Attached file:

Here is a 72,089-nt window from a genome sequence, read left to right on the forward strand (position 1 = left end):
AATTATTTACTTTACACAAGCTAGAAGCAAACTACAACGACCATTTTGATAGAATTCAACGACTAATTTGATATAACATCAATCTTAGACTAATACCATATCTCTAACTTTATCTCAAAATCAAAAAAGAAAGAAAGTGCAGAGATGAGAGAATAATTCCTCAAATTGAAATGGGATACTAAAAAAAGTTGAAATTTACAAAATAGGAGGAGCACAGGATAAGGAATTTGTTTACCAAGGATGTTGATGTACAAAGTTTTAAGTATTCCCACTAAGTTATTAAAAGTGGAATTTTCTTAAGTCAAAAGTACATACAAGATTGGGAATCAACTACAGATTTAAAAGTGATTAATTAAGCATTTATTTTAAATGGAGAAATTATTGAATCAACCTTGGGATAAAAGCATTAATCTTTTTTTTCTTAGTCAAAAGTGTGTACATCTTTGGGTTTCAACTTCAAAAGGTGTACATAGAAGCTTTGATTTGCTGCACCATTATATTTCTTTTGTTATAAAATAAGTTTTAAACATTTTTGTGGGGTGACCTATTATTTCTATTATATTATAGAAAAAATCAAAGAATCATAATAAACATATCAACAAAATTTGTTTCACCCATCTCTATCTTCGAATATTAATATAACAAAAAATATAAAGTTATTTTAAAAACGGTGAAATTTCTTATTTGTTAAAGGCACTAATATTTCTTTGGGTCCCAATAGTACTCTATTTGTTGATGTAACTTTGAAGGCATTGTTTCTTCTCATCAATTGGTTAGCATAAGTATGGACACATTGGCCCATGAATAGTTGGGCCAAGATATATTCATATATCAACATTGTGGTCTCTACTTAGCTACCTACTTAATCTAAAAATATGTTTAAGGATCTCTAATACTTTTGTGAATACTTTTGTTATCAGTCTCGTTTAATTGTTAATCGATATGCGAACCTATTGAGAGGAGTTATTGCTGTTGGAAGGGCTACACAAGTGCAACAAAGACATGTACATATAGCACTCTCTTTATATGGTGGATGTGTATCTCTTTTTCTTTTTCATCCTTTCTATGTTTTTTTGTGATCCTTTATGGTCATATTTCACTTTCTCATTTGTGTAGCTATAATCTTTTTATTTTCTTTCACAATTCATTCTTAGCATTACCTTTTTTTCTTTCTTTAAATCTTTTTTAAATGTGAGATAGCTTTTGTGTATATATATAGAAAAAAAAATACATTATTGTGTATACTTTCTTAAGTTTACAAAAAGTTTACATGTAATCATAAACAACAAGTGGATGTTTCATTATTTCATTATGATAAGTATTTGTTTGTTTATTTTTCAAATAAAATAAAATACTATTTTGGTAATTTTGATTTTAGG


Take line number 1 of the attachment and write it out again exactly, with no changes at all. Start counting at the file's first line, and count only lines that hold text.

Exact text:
Here is a 72,089-nt window from a genome sequence, read left to right on the forward strand (position 1 = left end):